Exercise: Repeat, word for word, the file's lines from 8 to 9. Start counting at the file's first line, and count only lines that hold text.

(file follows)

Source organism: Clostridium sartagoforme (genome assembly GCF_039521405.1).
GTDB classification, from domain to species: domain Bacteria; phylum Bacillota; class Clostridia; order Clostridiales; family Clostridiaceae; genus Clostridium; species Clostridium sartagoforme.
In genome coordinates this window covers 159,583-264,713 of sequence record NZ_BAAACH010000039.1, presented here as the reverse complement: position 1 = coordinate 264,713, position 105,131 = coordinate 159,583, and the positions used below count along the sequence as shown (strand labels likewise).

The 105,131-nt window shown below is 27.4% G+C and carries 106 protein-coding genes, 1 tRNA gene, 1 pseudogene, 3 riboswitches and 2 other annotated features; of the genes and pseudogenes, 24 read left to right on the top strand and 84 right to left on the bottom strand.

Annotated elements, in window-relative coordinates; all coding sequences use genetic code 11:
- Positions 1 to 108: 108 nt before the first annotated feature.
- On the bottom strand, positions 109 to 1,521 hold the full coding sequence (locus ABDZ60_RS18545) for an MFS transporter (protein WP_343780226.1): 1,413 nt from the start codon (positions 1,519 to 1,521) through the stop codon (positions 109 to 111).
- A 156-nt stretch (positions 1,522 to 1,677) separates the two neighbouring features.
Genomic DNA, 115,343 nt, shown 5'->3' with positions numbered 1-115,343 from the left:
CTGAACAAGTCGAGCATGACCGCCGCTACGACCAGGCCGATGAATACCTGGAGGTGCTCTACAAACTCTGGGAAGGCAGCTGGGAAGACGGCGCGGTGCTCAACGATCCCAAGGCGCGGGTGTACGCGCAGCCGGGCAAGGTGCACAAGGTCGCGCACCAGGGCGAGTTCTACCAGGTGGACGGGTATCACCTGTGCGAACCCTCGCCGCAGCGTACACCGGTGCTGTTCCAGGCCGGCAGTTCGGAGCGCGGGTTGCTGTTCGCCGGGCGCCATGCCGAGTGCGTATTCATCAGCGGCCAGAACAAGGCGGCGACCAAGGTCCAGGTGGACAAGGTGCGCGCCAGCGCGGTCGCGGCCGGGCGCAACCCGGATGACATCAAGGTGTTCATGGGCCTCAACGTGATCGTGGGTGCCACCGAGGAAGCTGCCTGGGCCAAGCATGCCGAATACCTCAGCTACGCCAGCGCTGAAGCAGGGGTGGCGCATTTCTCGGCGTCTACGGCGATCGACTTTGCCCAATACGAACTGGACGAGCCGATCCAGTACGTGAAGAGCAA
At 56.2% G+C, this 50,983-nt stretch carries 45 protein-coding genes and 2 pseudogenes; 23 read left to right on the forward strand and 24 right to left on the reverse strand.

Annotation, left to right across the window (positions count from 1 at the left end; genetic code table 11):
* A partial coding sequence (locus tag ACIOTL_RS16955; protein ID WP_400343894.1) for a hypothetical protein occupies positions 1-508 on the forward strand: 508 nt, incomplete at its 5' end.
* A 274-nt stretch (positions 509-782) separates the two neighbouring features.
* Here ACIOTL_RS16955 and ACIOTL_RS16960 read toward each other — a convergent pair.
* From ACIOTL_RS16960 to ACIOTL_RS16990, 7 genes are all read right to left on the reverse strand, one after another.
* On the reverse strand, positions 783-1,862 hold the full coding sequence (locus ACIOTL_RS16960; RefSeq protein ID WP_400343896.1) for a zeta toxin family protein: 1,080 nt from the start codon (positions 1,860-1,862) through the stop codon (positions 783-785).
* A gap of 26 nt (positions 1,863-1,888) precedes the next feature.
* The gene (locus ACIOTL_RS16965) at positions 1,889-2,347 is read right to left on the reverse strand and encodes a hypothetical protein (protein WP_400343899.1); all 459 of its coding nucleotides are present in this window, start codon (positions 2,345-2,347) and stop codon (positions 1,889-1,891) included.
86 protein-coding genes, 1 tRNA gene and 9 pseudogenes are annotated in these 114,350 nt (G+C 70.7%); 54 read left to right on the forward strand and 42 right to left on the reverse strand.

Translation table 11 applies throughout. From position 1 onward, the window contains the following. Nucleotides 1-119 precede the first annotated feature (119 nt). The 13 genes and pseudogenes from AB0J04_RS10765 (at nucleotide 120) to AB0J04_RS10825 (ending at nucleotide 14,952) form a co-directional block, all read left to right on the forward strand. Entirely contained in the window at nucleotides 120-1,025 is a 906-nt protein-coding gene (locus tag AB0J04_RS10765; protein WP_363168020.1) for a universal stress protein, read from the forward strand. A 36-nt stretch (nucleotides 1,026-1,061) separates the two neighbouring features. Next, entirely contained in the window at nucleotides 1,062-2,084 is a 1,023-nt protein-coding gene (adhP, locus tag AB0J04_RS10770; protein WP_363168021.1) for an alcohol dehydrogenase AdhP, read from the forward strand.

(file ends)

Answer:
- A 156-nt stretch (positions 1,522 to 1,677) separates the two neighbouring features.
Genomic DNA, 115,343 nt, shown 5'->3' with positions numbered 1-115,343 from the left: